Resolution of beta-adrenergic receptor binding and adenylate cyclase activity by gel exclusion chromatography.
The frog erythrocyte membrane provides an excellent model system for the study of beta-adrenergic receptor-adenylate cyclase interactions since it possesses an adenylate cyclase enzyme which is very responsive to catecholamines. The purpose of these studies was to evaluate directly whether the functions of receptor binding and adenylate cyclase activity are carried out by a single macromolecule or separable molecular entities. Obtaining this information is a first step in understanding at a molecular level how receptor binding is "coupled" to enzyme activation. Binding and cyclase activities were solubilized from the frog erythrocyte membrane with digitonin and were observed to partition independently during gel exclusion chromatography in the presence of solubilizing detergent. This finding documents that the beta-adrenergic receptor and adenylate cyclase enzyme are, in fact, separable macromolecules. Under the particular experimental conditions employed, the elution of beta-adrenergic receptor binding on Sepharose 6B was not altered by the absence or presence of beta-adrenergic agonist or antagonist ligands or by exposure of the membranes prior to solubulization to the guanyl nucleotide analog, guanyl-5'-yl imidodiphosphate.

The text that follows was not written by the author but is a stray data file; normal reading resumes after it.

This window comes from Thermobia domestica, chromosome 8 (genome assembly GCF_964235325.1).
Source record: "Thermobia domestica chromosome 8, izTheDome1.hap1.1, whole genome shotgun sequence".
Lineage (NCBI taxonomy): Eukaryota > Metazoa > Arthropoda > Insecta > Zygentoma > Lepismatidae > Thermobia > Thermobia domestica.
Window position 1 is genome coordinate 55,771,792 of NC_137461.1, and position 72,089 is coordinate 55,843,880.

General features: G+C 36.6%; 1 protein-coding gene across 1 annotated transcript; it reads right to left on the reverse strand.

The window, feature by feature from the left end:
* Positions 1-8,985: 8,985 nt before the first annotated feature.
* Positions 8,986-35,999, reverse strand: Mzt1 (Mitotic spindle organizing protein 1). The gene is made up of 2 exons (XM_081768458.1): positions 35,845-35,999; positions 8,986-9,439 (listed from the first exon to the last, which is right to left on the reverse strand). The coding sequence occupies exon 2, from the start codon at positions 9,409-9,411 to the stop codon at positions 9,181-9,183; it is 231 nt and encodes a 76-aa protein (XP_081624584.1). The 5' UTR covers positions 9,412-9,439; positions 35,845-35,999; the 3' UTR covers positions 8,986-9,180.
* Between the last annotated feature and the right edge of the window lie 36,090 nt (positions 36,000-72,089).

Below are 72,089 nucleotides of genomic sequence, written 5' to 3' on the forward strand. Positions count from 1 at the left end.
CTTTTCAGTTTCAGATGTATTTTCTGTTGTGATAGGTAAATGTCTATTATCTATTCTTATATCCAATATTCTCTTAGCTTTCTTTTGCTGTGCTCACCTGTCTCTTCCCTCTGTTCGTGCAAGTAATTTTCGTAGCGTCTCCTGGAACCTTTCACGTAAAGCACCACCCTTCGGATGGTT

Limbird, LE; Lefkowitz, RJ
Volume / Issue
Start / End Page
International Standard Serial Number (ISSN)